WEST WARWICK — After a year in which theaters worldwide were dark, the curtain will finally rise this weekend on a musical production unlike anything the West Warwick High School Players have done before.
“Usually in a musical, it follows one story,” said Gianna DaSilva, a West Warwick High School senior and actor in the Players’ first performance in over a year. “This show is different.”
Premiering online this Saturday, "Songs for a New World" is a virtual song cycle; a collection of stand-alone stories woven together by a common theme. They’re tales of transitions, of taking a stand, and of adapting to new circumstances.
“All of the songs are about making choices, about having to overcome obstacles, having to overcome adversity, as well as how we handle positive things,” said Richard Marchetti, who directed the production alongside Rikki Spelman.
The pre-recorded production features a range of musical genres, with some songs performed as solos or duets, and others as ensembles.
DaSilva, for example, sings a song called “I’m Not Afraid of Anything,” about an apparently fearless girl; senior Ayden Courage, meanwhile, performs “Flying Home,” sung from the perspective of a soldier killed in battle.
Like DaSilva, Courage has been a member of the drama programs in West Warwick since middle school. Theater is a huge part of her life, she said, so going without it over the last year has been tough.
“This has definitely been something to look forward to,” said Courage, who plans to study general music at the Community College of Rhode Island next year and is considering someday pursuing a career in music therapy.
“Music and plays,” she continued, “they give me a purpose.”
And although “Songs for a New World” won’t be shown live, Courage said she’s grateful to finally be back in the West Warwick High School auditorium performing with her peers.
“It’s not in the way that it was before,” she said, “but it’s something, and I’m grateful for it.”
Courage isn’t the only one who feels that way, either. For DaSilva, too, it’s been awesome to return to the stage.
“After everything that’s happened over the last year, this was much needed,” DaSilva said. “To see my friends again and get back to it has been so much fun.”
Despite having to take a number of virus precautions in order to bring the production to life, Marchetti said it was important to him and Spelman that there be a show this year.
“We wanted some kind of normalcy,” he said. “We wanted to be able to have a season, even if it meant to do this virtually.”
Every concert over the last year has been pre-recorded for online viewing; instead of staying at school in the afternoons to rehearse for upcoming performances, like in pre-pandemic days, students and their teachers have been heading straight home after the final bell. So having the opportunity to finally come together on stage — even if it was, for the most part, only a few students at a time — was a relief.
“The kids have been craving it,” Marchetti said. “Their everyday lives are in upheaval right now — and ours, too — so it’s been really good for all of us, mental health-wise, to have this project that we’re working toward. It feels good.”
And while the experience has been much needed for both the cast members and their directors, DaSilva added that she hopes it can provide a bit of normalcy for audience members, too.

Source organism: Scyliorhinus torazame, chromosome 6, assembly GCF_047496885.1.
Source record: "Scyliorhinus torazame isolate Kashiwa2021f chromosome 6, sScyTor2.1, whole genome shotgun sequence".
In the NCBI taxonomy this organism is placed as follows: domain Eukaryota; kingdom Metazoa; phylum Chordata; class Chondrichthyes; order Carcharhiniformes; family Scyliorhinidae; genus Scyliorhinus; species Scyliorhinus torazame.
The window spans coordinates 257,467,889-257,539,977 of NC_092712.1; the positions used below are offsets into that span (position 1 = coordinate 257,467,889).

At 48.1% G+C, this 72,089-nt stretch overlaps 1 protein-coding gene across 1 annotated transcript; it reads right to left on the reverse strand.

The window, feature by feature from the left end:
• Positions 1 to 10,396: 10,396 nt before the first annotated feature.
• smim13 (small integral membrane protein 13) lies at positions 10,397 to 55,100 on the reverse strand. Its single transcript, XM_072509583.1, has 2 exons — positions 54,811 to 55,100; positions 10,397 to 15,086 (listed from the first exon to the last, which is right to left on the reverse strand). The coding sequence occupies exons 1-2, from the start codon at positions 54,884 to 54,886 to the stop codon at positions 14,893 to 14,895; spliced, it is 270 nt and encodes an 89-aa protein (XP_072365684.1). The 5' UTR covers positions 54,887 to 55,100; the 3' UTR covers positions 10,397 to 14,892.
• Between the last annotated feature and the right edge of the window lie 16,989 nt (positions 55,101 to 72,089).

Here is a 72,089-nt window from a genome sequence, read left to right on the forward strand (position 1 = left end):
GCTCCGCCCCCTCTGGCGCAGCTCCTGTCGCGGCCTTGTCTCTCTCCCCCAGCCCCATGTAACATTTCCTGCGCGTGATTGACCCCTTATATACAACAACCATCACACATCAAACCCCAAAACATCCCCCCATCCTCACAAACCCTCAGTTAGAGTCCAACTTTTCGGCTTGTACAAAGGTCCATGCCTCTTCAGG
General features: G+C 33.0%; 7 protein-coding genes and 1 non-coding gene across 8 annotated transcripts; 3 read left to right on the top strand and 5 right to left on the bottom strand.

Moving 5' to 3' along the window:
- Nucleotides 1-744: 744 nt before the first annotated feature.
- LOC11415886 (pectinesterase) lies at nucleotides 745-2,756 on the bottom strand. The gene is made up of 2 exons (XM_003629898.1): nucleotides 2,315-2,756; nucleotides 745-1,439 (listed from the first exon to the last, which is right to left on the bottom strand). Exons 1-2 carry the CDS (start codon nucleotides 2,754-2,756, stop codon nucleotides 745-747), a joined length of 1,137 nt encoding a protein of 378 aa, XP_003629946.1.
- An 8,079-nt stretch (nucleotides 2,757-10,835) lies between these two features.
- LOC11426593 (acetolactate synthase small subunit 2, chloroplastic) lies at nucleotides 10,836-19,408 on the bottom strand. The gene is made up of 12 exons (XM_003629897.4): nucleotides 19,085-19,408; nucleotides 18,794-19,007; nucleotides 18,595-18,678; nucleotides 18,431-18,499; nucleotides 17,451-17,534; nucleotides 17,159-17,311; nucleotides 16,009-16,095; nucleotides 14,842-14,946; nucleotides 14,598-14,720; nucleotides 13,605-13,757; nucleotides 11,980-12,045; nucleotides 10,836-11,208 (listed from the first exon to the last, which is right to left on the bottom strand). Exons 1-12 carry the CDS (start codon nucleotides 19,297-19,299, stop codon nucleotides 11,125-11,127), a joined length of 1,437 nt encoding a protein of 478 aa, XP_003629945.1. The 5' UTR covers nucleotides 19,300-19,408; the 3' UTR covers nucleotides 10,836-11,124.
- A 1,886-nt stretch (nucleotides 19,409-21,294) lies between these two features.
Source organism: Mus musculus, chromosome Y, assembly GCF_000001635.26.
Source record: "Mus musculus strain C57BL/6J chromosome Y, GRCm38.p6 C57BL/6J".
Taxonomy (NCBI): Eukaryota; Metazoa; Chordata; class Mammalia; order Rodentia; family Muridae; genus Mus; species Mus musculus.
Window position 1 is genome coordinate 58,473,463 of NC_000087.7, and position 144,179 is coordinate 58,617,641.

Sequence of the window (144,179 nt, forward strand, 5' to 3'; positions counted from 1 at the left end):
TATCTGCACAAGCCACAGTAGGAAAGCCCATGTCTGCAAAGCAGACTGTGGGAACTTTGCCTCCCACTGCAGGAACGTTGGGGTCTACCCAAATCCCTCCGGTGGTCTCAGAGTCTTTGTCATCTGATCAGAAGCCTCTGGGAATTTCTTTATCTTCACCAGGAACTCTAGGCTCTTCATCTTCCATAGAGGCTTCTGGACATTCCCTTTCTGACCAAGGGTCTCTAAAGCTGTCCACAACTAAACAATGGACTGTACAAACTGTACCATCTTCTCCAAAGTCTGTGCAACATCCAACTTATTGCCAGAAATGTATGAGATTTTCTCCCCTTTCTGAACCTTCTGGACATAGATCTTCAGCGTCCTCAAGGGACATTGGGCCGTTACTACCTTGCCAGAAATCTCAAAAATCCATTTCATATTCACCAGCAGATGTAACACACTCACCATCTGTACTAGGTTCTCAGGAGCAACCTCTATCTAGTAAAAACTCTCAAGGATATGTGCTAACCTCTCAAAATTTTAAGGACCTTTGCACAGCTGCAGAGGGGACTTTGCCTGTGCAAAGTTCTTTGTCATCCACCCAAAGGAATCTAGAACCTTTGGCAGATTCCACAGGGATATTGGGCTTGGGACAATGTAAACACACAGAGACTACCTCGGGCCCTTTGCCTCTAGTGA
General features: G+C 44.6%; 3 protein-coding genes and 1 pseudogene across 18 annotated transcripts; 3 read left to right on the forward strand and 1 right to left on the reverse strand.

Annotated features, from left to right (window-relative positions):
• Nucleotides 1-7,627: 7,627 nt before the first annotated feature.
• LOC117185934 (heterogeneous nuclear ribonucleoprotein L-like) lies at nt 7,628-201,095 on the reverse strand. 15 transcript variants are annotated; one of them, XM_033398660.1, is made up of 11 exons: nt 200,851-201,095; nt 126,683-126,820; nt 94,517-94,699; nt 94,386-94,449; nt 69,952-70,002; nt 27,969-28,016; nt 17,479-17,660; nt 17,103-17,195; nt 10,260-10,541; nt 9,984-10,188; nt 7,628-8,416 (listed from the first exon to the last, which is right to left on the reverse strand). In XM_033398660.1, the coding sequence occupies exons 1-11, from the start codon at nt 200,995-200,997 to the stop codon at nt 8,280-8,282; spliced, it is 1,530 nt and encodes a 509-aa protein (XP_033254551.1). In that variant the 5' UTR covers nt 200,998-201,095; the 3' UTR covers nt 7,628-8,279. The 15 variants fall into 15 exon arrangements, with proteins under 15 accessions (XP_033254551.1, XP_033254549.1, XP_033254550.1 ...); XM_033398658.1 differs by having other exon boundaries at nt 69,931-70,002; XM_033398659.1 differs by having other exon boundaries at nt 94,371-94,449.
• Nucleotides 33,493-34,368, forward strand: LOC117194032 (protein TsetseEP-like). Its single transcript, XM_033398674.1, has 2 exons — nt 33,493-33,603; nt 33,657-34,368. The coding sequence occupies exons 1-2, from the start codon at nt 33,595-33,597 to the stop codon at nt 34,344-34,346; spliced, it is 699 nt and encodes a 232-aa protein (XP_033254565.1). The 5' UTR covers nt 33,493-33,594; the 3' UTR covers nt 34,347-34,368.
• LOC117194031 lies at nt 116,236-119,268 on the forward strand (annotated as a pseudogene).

“Since we are in these troubling times, it’s like a breath of fresh air to see people performing and singing on stage again,” DaSilva said. “It’ll kind of feel like some normalcy in this crazy world right now.”
Written by Tony Award-winning composer and playwright Jason Robert Brown, “Songs for a New World” was chosen for a few reasons, Marchetti said.
Aside from its music being “absolutely stunning,” he said, the production could be easily adapted to a virtual format — the original plan had been to perform “Anastasia,” but that would have been tough to pull off given the pandemic restrictions.
“It was the right show for the time,” he added.
Since most of the performances that make up “Songs for a New World” are done by only one or a handful of students, Marchetti said, it was easy to separate the cast of 40 students to rehearse for and then record the show.
Rehearsals began in the first week of March, and took place both in person and remotely.
“We only really had the whole cast come a couple times, just to teach them the large numbers,” Marchetti said of the rehearsal process. “Everything else was done through small coaching.”
When groups did perform together in person, strict protocols around mask-wearing and social distancing were followed to avoid spreading COVID-19.
The production’s underlying theme of hope also seemed appropriate for the times, Marchetti said of selecting it.
“Right now, in this current climate, the ‘hope’ piece of it is something that we’re really leaning on,” he said.
And although “Songs for a New World” will look a lot different than any previous performance by the West Warwick High School Players, Marchetti is sure that viewers won’t be disappointed.
“I think anybody who has seen our shows in the past knows that we try to put on high-quality theater,” he said, “and this is going to be no exception.”
The show, Courage added without hesitation, will be “a fantastic production.”
“Maybe I’m biased,” she added, “but I think that everything the West Warwick High School Players put out is top tier.”
“Songs for a New World” premieres at 7 p.m. on Saturday, May 1, and can be viewed any time through next Sunday. Tickets are $15, and can be purchased by visiting wwhsplayers.weebly.com.